It's something of an assumption of many bright green types that the personal transportation of the near future will run on hydrogen fuel cells. After all, hydrogen can be cracked from water using little more than electricity (from renewable sources, ideally), and the fuel cell process results in little more than water as waste (again, ideally). While the chemistry of hydrogen production and use has proven a bit more complex than hoped, the real stumbling blocks to a move to a hydrogen fuel cell world have been the capabilities of the hydrogen and fuel cell systems themselves. Hydrogen is tough to store in sufficient quantities for travel, making range a problem; furthermore, the fuel cells themselves are expensive and often quite delicate, unable to operate under moderately adverse environmental conditions.
Two recent developments might bring the fuel cell future a bit closer, however.
The University of Queensland, Australia, has just spun off a company to manufacture a new storage medium for hydrogen, using magnesium allows with a sponge-like nanostructure:
“Using standard casting equipment, we’re able to produce alloys that absorb hydrogen like a sponge, store it safely for long periods and release it on demand when either the pressure or temperature is varied.
Under laboratory conditions, the magnesium alloys can store enough hydrogen to allow a vehicle (carrying a 100kg storage unit) to drive 500 kilometres, which meets a target set by the US Department of Energy for hydrogen storage systems by 2010.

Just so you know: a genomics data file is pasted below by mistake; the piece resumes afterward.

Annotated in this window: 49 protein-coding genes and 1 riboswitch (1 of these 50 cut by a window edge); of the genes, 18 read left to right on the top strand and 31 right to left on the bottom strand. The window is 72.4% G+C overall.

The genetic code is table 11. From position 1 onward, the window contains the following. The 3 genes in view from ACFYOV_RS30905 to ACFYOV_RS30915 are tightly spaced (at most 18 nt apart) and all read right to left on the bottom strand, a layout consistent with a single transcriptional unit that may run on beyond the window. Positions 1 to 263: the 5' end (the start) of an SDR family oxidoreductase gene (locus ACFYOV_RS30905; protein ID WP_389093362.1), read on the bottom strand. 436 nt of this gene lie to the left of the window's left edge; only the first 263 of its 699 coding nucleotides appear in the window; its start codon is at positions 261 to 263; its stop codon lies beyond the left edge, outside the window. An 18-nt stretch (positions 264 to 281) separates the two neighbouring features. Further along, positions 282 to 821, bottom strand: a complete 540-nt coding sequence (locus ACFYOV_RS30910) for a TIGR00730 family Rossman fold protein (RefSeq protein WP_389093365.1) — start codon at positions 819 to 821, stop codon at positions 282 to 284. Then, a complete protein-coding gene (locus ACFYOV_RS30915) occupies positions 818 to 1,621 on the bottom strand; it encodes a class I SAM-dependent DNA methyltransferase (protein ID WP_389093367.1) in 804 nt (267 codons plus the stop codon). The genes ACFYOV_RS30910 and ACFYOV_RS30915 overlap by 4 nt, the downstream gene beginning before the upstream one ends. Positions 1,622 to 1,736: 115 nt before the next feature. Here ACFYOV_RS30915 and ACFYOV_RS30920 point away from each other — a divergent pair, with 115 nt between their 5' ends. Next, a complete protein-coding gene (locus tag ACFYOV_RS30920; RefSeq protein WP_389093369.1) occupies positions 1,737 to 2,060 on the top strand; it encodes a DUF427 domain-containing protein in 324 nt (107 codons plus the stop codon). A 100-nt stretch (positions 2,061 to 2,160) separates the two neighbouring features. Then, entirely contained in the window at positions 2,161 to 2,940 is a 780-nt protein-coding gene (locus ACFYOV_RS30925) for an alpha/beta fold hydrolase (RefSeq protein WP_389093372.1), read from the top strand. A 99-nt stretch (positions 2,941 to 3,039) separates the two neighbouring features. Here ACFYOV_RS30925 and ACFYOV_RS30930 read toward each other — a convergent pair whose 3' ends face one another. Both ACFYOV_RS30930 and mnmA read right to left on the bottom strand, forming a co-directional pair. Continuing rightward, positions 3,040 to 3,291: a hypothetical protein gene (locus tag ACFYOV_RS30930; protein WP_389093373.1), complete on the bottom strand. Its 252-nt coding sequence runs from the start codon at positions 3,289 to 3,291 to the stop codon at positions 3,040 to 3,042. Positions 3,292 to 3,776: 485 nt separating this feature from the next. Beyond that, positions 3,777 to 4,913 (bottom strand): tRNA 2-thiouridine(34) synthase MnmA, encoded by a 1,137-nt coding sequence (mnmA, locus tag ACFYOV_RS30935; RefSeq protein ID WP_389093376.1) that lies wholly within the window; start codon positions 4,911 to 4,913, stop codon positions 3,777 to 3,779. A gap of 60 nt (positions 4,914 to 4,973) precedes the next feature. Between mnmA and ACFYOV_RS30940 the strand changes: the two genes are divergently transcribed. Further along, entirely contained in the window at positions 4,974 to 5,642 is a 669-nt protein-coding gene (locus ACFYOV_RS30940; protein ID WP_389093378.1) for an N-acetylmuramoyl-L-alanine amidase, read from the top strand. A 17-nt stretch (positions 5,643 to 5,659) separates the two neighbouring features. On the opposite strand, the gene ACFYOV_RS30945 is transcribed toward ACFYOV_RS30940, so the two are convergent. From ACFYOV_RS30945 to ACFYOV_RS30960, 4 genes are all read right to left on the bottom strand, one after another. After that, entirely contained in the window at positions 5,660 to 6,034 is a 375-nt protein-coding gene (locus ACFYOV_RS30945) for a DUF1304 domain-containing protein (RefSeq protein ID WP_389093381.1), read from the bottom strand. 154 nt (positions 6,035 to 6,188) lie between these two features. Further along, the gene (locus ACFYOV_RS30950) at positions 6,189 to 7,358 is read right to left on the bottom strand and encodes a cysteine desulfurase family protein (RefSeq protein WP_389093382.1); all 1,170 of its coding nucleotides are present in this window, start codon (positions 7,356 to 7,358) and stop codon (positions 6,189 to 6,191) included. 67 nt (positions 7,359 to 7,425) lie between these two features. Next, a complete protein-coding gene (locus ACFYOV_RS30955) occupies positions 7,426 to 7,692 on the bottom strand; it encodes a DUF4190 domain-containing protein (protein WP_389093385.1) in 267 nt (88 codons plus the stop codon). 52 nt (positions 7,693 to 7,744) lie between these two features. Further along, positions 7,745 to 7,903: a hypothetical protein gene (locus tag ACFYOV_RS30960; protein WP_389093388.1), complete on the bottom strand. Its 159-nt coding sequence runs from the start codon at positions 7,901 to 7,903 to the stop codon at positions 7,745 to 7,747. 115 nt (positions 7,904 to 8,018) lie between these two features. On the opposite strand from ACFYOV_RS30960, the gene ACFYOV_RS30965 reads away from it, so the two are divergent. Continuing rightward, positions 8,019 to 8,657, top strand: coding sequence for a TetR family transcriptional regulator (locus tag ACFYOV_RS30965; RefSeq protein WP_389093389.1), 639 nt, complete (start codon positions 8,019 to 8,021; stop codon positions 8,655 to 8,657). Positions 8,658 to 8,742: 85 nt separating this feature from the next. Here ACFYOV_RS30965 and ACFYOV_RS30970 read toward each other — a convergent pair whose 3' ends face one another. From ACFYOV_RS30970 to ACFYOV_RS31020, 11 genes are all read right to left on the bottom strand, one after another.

As a comparison, the current generation Honda FCX, likely the most widely-used fuel cell car, maxes out at 190 miles, or a bit over 300 kilometers. A 500 kilometer -- roughly 300 mile -- range is much closer to what people currently get with standard gasoline vehicles. This development doesn't solve the comparative range problem (e.g., I get about 450 miles with my hybrid), but it makes it less overwhelming.
On the fuel cell front, Ballard Power Systems announced last week a set of improvements in their core fuel cell design which should bring them closer to being able to bring a commercially-viable vehicle fuel cell to market.
The three improvements are all directed towards making fuel cells more competitive with internal combustion engines. The new design can start repeatedly at -20 degrees C (-4 F), will operate for more than 2,000 hours without a performance degradation, and uses 30% less platinum than their previous fuel cell design, reducing costs significantly. The cold start performance is fairly competitive with internal combustion engines, especially when the measures needed to keep diesel and engine oil from gelling are taken into account. And while the cost reduction is also good, they'll likely need to bring the production cost down even further before fuel cells can be considered competitive.
It's the performance range number that is the most interesting, though. The new fuel cell design operated through numerous drive cycles for nearly 2,200 hours. That's the equivalent, Ballard asserts, of over 100,000 kilometers driven. At that point, the fuel cell had a "5% reduction in performance" (probably less power output). The US Department of Energy goal for fuel cell performance is 5,000 hours (roughly 250,000 km or 150,000 miles), closer to the range one might reasonably expect to get out of an ICE (recognizing that, with proper maintenance, such engines can go even further). The question remains of what a driver would do at that point. Can the fuel cell be "fixed" to bring it back up to spec? Or does it need to be replaced entirely?